My school is gaming the system for results, and it’s far from the only one. If we want to offer a meaningful education we must rethink how we measure success says The Secret Teacher in The Guardian.
Since September our school has been doing everything possible to game the system. We hand out A and B grades for coursework that would have once been worth C or D grades. Our GCSE students have had their option subjects taken away from them to concentrate solely on English, maths and science. Our weakest students have been moved on to vocational subjects so that their results do not affect league tables, and our younger students are left with supply teachers because their results don’t matter for at least another two years. Every decision is made with the league table in mind.
The new Progress 8 framework, which measures the progress made by students at a given school, could offer some hope of improvement. The new measure, alongside the widespread removal of coursework, should mean that schools focus on all students, instead of just those who sit on the crucial C grade borderline. But the focus will still remain on preparing students to pass exams rather than anything broader.
Perhaps we need to ask ourselves fundamental questions about what we want our education system to look like. If we accept the view of Pisa, the international organisation that evaluates education systems worldwide, then we should see education as the means of “equipping citizens with the knowledge and skills necessary to fulfil their full potential” and enabling them to “contribute to an increasingly connected world”. If we keep this in mind, we can start to think more clearly about alternative assessment procedures we might put in place.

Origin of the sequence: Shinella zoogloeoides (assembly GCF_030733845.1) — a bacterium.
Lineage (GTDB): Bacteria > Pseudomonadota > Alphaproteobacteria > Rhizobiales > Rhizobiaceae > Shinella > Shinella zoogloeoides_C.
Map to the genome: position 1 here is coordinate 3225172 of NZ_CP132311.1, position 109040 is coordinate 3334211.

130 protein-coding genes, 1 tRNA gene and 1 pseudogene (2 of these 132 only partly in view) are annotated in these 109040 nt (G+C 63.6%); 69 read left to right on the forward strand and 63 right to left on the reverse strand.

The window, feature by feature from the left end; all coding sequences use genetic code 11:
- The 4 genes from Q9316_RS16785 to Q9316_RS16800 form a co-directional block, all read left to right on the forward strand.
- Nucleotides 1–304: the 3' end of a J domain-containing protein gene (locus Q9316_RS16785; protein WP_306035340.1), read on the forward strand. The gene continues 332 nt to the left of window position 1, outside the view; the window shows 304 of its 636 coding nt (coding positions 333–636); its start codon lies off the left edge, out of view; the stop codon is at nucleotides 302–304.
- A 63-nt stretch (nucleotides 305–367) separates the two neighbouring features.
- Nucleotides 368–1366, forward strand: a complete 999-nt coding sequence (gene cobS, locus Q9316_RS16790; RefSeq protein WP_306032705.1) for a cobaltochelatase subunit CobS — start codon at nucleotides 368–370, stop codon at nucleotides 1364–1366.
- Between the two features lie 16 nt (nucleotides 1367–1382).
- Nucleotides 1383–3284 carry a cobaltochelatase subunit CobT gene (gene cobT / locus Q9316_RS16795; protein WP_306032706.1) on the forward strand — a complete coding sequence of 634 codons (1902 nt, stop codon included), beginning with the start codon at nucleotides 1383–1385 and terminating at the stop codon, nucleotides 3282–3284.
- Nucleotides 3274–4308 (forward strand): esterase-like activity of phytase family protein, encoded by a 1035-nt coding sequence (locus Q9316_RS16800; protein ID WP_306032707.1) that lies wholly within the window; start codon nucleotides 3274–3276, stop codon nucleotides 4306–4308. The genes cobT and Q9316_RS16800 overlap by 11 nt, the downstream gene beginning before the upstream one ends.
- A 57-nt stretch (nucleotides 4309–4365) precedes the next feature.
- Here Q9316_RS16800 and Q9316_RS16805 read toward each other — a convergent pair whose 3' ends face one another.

We could move beyond measuring students solely on their end-of-year exams. Outside of exams on core subjects, we could offer opportunities for students to be examined on areas that interest them, fuelling their love for learning and engagement with meaningful content. We could give students the autonomy to be assessed in ways that they feel suited to, helping them to think independently and critically about the methods they use to present their ideas. We could submit grades based on behaviour and participation, demonstrating to students the importance of displaying positive attitudes within society.
At present, I spend each day speaking with inspiring and creative young people who I fear are quickly starting to doubt the merits of hard work and academia. I watch as senior leaders tear their hair out in pursuit of results, worried that any damage to the school’s reputation will limit its ability to recruit the best teachers and most desirable students. I question my own motivations as a teacher, desperate to uphold my professional integrity while also trying to ensure my students’ aspirations are not limited by the grade they receive at 16.
Read the full article Secret Teacher: the obsession with league tables cheats our children.
Do you think the new Progress 8 measure will help measure pupil’s abilities more fairly? Has Progress 8 made a difference in your school yet? Please tell us your thoughts in comments or via Twitter ~Tamsin
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